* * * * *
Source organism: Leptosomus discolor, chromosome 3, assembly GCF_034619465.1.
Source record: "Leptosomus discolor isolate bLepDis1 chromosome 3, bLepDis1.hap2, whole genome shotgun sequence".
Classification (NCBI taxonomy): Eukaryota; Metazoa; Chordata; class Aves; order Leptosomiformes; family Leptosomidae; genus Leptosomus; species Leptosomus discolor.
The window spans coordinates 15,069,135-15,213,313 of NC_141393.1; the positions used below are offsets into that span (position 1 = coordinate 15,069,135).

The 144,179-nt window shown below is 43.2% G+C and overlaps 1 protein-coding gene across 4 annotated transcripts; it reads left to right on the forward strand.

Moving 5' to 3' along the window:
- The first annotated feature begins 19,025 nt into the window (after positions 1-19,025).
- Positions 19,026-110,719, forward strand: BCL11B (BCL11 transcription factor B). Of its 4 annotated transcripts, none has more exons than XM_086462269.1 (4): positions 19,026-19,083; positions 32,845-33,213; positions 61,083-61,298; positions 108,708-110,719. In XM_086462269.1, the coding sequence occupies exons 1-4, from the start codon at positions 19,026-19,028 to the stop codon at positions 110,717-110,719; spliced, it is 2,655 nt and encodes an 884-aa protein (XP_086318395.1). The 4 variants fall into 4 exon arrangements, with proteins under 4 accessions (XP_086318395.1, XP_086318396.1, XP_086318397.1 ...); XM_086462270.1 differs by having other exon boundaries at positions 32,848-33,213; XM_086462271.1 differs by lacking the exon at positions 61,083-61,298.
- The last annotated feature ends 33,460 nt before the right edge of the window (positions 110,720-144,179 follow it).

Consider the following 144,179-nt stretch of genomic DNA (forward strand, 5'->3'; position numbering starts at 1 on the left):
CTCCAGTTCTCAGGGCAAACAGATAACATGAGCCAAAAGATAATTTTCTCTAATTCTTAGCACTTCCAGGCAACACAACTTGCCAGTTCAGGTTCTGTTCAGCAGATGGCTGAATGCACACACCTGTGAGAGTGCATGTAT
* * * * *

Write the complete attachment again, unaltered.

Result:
Source organism: Leptosomus discolor, chromosome 3, assembly GCF_034619465.1.
Source record: "Leptosomus discolor isolate bLepDis1 chromosome 3, bLepDis1.hap2, whole genome shotgun sequence".
Classification (NCBI taxonomy): Eukaryota; Metazoa; Chordata; class Aves; order Leptosomiformes; family Leptosomidae; genus Leptosomus; species Leptosomus discolor.
The window spans coordinates 15,069,135-15,213,313 of NC_141393.1; the positions used below are offsets into that span (position 1 = coordinate 15,069,135).

The 144,179-nt window shown below is 43.2% G+C and overlaps 1 protein-coding gene across 4 annotated transcripts; it reads left to right on the forward strand.

Moving 5' to 3' along the window:
- The first annotated feature begins 19,025 nt into the window (after positions 1-19,025).
- Positions 19,026-110,719, forward strand: BCL11B (BCL11 transcription factor B). Of its 4 annotated transcripts, none has more exons than XM_086462269.1 (4): positions 19,026-19,083; positions 32,845-33,213; positions 61,083-61,298; positions 108,708-110,719. In XM_086462269.1, the coding sequence occupies exons 1-4, from the start codon at positions 19,026-19,028 to the stop codon at positions 110,717-110,719; spliced, it is 2,655 nt and encodes an 884-aa protein (XP_086318395.1). The 4 variants fall into 4 exon arrangements, with proteins under 4 accessions (XP_086318395.1, XP_086318396.1, XP_086318397.1 ...); XM_086462270.1 differs by having other exon boundaries at positions 32,848-33,213; XM_086462271.1 differs by lacking the exon at positions 61,083-61,298.
- The last annotated feature ends 33,460 nt before the right edge of the window (positions 110,720-144,179 follow it).

Consider the following 144,179-nt stretch of genomic DNA (forward strand, 5'->3'; position numbering starts at 1 on the left):
CTCCAGTTCTCAGGGCAAACAGATAACATGAGCCAAAAGATAATTTTCTCTAATTCTTAGCACTTCCAGGCAACACAACTTGCCAGTTCAGGTTCTGTTCAGCAGATGGCTGAATGCACACACCTGTGAGAGTGCATGTAT